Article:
I could really use a 25th hour in the day.  Preferably spent working out for 30 minutes and playing with the boys for 30 minutes, as most of my days don't allow enough time for those important activities.  I wish I had more time.  I want more time with the boys.  I want more time for myself.  I want to fit in my jeans again.  I want to go running outside and blare my crappy music loudly.  I want to go to a yoga class. I want to make Julian laugh and hear him yell MAMA MAMA MAMA over and over again.  I want to read books with Lukas.  I want to pretend to be superwoman while he runs around the house in his Spiderman outfit.  I want to make a floury mess in the kitchen while cooking dinner with Lukas.  I want to dance around the house holding on to both boys.  I want to do this every day.  But there's just not enough time between 6:15 when we get home from work/school and 7:45 when its bedtime for the boys.  1.5-2 hours an evening isn't enough time.  And this is the working mom struggle I'm yet again feeling so strongly.
I know it will lessen as my baby becomes a toddler.  I know that from experience this time, which is more than I knew when Lukas was an infant.  But juggling it all is hard.  And sometimes I just feel like all the balls have fallen on the ground and that I'm a complete failure.  But even worse is the constant wonder and worry if I'll look back on this time and regret the choices that I've made.  Maybe playing in the kitchen is more important than the kitchen you're playing in.  I know that my career is more than just the money I make and the things that money allows us to buy.  I've worked hard to be where I am.  The degrees and debt say this is true.  If it weren't for the degrees and the debt I think it'd be a lot easier to walk away and decide that time with my children supersedes everything else.  I just don't know.
For now, I keep telling myself that it is the quality rather than the quantity of time with the boys that matters.  I think there is truth to that, but I also think it's partially something I say to get myself to accept being away from them all day.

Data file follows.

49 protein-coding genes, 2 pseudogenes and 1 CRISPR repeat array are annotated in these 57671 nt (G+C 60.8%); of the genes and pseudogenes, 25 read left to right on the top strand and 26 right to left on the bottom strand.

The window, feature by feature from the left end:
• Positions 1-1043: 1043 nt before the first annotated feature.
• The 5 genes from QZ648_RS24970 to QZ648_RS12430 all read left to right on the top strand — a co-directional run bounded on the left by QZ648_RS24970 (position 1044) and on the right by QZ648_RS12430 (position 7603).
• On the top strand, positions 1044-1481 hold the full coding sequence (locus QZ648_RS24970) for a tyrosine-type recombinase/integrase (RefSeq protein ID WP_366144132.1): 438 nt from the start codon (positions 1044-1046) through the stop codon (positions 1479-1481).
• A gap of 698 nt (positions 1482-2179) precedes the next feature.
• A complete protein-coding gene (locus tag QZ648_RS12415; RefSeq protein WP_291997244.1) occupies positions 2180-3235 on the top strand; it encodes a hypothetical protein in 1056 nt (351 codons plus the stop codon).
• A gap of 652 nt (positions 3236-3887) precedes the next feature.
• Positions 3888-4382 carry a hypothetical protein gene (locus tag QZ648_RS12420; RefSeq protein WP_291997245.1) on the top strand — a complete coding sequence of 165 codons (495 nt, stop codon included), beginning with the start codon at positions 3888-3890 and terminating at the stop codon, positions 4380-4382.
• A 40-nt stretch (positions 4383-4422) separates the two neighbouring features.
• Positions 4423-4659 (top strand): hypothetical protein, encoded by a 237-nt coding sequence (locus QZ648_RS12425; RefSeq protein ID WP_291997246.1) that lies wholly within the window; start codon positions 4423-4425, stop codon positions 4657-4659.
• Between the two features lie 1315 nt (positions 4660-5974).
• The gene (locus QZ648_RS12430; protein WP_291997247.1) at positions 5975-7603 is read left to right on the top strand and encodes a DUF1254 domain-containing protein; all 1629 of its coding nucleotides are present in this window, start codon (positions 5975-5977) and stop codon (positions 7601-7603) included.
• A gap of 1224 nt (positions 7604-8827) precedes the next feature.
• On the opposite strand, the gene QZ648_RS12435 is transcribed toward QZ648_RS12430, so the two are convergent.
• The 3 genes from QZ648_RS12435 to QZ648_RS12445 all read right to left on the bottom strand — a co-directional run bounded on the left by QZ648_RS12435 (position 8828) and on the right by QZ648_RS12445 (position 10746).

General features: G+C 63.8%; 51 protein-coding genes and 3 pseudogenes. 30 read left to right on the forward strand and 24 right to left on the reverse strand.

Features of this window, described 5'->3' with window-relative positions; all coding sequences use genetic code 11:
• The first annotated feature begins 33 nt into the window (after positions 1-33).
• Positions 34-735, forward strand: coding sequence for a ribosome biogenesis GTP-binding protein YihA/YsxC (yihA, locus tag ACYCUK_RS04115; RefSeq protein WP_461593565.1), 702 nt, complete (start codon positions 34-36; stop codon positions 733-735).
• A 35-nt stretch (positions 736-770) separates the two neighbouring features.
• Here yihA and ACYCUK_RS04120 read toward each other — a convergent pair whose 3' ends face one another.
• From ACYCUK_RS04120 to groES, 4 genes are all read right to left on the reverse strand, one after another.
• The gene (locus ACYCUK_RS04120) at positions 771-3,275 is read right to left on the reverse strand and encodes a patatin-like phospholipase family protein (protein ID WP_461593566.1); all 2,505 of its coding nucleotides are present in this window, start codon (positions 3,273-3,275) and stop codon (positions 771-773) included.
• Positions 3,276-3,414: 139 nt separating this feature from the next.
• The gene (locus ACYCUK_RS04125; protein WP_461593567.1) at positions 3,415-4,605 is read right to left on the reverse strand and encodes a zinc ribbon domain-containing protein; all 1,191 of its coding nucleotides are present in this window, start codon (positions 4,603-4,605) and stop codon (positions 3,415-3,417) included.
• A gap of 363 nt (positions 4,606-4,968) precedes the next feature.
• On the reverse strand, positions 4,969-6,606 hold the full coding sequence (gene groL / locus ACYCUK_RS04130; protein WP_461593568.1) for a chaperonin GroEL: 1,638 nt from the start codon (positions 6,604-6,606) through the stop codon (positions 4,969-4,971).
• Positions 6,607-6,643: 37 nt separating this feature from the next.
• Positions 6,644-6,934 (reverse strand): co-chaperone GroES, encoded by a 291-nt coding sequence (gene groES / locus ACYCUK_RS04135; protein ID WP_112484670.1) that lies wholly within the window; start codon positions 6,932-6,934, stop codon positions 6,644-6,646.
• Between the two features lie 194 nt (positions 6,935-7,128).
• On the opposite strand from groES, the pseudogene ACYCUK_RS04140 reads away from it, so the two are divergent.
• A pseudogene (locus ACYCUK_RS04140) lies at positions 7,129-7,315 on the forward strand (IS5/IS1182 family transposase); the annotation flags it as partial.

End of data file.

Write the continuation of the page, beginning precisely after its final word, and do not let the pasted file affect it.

I think that I just never realized how truly strong my love for my children was going to be.  I didn't know how life altering having them would be.  I know that sounds ridiculous, but it's true.  Those two boys have changed me.  And there is nothing in my world as important as the two of them.  So I just hope I'm doing what's best for them.  Which is what is at the root of my questioning - what is best for them?  And is it the same thing that is best for me?  I have absolutely no idea.


  1. Oh man Ryan. Hugs!! Being a mom is so life-altering, it's brought me to a level of self-reflection I didn't know was possible. As you guys look for a new house - maybe you could look for something that would lessen your need for two salaries?? Maybe buying a really modest house would give you more financial wiggle room (and less guilt) if you made that decision one day? You are an amazing mom to those lucky boys. And an amazing woman for that lucky man. ;) Love y'all!

  2. Love this post. I don't have any answers. I have more questions than answers, as usual. But remember that what's best for the boys is probably what's best for you. Happy mamas are better mamas. And also keep in mind that nothing is permanent. You can change your mind and change your mind again, and change it a thousand more times. And finally, just keep swimming. We'll figure it out someday, right?!? You may feel confused and doubtful, but your boys are happy, sweet, smart, and so much more. Just keep swimming!

  3. I went back to work last week, so this really hit home. Hugs!